To be sure, the street count and survey are imprecise. The goal is to enlist as many people as possible to walk the city streets and call the shelters in order to get the best census possible on a given night. The count helps those concerned about the homeless understand the population better, and many government programs for the homeless are based on the count. The count may not be scientific, but it is the best method available, and from an advocacy perspective it has a way of engaging volunteers in the problem.
Rising at 1 a.m., I began to prepare myself the scenes I would encounter in those wee hours of the morning. My bed was warm, my house was toasty, and my choices of protective clothing were ridiculous. If it was raining I would wear my ski clothes to stay dry and warm. But it wasn’t raining so I put on a light coat and waterproof boots for the alleys. I packed a bottle of water, a flashlight, and an energy bar (none of which I would need).
By contrast, I saw two homeless individuals (I couldn’t determine their gender) nestled into worn sleeping bags and old blankets beneath the covered doorway of something called Urban Monkeys, a sort-of day spa for kids, near as I could tell. All their belongings were gathered around them, and they slept peacefully beneath a sign that read, “play-space for all!”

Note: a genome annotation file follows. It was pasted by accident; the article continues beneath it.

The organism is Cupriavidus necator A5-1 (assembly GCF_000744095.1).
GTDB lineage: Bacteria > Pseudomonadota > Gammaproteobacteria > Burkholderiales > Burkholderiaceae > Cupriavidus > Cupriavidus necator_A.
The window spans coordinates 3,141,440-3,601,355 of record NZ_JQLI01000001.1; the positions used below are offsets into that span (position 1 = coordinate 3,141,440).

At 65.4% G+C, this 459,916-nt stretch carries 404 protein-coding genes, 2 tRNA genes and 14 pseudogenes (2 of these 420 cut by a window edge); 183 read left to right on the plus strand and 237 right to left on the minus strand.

My partner and I were assigned to walk a roughly 21-block portion of “Allen Town” or the “Denny Re-grade,” as the area in South Lake Union is known. We zigzagged from near downtown all the way up to the piers of Lake Union behind Daniel’s Broiler. For the most part think of the low-slung garages, parking lots, and warehouses between the lake and downtown.
It was difficult not to think of our approach toward this area in military or police terms. How can two guys cover every inch of inhabitable land in the hours between 3 and 5 a.m.? Our job was to look into every nook and cranny and return with a reconnaissance report that included total numbers of the homeless, their gender, and their location (doorway, bench, walking around, etc.). Like all of the volunteers, we took the job seriously, splitting up to walk perimeters, meet on the far-side of a block, cross off an area, and then move on to the next. In all, we found 16 homeless people. Some were walking, some were sleeping in doorways or cars.
A colleague joined a team of four women who work for REACH Case Management Project and Downtown Emergency Service Center. The areas allotted to her group were the mostly residential neighborhood surrounding Union and Central. They found just one homeless person (he was standing on the corner of the road just yelling at someone). They also encountered a person under the influence of some kind of substance (my colleague’s group members could tell immediately because they work directly with substance abuse clients).
Other colleagues joined a team from the Low-income Housing Institute (LIHI), a nonprofit, to search an area starting at Wall Street in Belltown and continuing east to Aurora and south to Roy Street. They counted 10-12 people in cars, doorways, and back alleys and one person walking around. Their overall group found 35 people.
The LIHI staff person who’d done the count several times in recent years told us that just a few years ago they would find 100 people in this same area. She attributed the change in part to the increased presence of security guards, and to the fact that some areas were fenced staging grounds for construction sites, whereas in the past there were open lots where people would often pitch tents.